Theresa May appeals to union chiefs in desperate bid to win Brexit deal support
Theresa May has appealed to the leaders of Britain’s most powerful unions in a last-ditch bid to win support for her Brexit deal.
In phone conversations yesterday, the Prime Minister spoke to Unite chief Len McCluskey and GMB boss Tim Roache about whether new workers’ rights guarantees could shift their Brexit stance.
A Downing Street spokesman described the exchanges as “constructive” but Mr Roache later rejected any compromise and reiterated his support for a second referendum.
On Twitter, he declared: “After nearly 3 yrs, glad PM finally picked up the phone. I was crystal clear about GMB’s position - her deal is a bad deal and flaky assurances on workers' rights won’t cut it…
“What’s clear now is more time is required. We need to extend Article 50 and ultimately it is the public who must have the final say on Brexit”.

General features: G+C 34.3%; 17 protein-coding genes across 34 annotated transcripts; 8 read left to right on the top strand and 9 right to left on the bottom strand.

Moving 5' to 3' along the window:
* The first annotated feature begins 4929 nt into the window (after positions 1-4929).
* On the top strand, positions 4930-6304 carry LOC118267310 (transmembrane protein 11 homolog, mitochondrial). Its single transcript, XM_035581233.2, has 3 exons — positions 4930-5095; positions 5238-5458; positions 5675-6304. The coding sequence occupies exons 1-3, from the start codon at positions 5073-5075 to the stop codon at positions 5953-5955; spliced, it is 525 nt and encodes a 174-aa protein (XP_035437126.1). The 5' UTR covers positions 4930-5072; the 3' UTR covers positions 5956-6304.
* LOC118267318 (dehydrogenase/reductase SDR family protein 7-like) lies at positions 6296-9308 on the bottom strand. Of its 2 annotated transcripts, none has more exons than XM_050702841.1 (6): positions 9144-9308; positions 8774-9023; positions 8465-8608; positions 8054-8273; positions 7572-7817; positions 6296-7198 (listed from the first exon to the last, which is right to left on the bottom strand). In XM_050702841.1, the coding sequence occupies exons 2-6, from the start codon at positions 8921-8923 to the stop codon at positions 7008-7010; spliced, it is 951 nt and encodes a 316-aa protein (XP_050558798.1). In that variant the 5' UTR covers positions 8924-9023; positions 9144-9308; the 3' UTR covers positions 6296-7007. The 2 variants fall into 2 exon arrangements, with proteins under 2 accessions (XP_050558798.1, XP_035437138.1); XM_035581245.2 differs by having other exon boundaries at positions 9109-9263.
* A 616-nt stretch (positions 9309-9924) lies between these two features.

Unite didn’t comment publicly, but a source told the Times: “Len’s a dealmaker. He would have approached the call with an open mind.”
It emerged yesterday that the Government is preparing to accept an amendment strenghtening workers' rights and environmental protections in the name of Labour MPs from constituencies which voted to Leave.
In a boost for the Prime Minister, Tory MPs Trudy Harrison and Sir Edwards Leigh announced that they had ditched their opposition to her deal and would vote for it next Tuesday.
But according to a BBC forecast, Mrs May’s deal will still be rejected by a whopping 228 votes - the biggest government defeat in modern British political history.
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